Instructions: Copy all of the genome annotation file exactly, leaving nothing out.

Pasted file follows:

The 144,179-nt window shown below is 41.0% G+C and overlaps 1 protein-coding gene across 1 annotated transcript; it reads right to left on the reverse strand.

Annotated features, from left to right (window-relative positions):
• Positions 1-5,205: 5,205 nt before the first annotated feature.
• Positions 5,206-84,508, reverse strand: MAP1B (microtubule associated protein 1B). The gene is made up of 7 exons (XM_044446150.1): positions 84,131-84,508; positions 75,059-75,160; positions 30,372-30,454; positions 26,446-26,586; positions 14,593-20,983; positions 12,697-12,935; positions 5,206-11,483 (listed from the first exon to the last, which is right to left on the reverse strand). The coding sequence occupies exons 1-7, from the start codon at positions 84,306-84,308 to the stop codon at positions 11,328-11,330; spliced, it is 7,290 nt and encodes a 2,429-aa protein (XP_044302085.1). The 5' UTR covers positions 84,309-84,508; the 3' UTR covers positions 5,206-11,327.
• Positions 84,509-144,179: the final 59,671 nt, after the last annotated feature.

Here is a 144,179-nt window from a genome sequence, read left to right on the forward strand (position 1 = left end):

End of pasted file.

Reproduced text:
The 144,179-nt window shown below is 41.0% G+C and overlaps 1 protein-coding gene across 1 annotated transcript; it reads right to left on the reverse strand.

Annotated features, from left to right (window-relative positions):
• Positions 1-5,205: 5,205 nt before the first annotated feature.
• Positions 5,206-84,508, reverse strand: MAP1B (microtubule associated protein 1B). The gene is made up of 7 exons (XM_044446150.1): positions 84,131-84,508; positions 75,059-75,160; positions 30,372-30,454; positions 26,446-26,586; positions 14,593-20,983; positions 12,697-12,935; positions 5,206-11,483 (listed from the first exon to the last, which is right to left on the reverse strand). The coding sequence occupies exons 1-7, from the start codon at positions 84,306-84,308 to the stop codon at positions 11,328-11,330; spliced, it is 7,290 nt and encodes a 2,429-aa protein (XP_044302085.1). The 5' UTR covers positions 84,309-84,508; the 3' UTR covers positions 5,206-11,327.
• Positions 84,509-144,179: the final 59,671 nt, after the last annotated feature.

Here is a 144,179-nt window from a genome sequence, read left to right on the forward strand (position 1 = left end):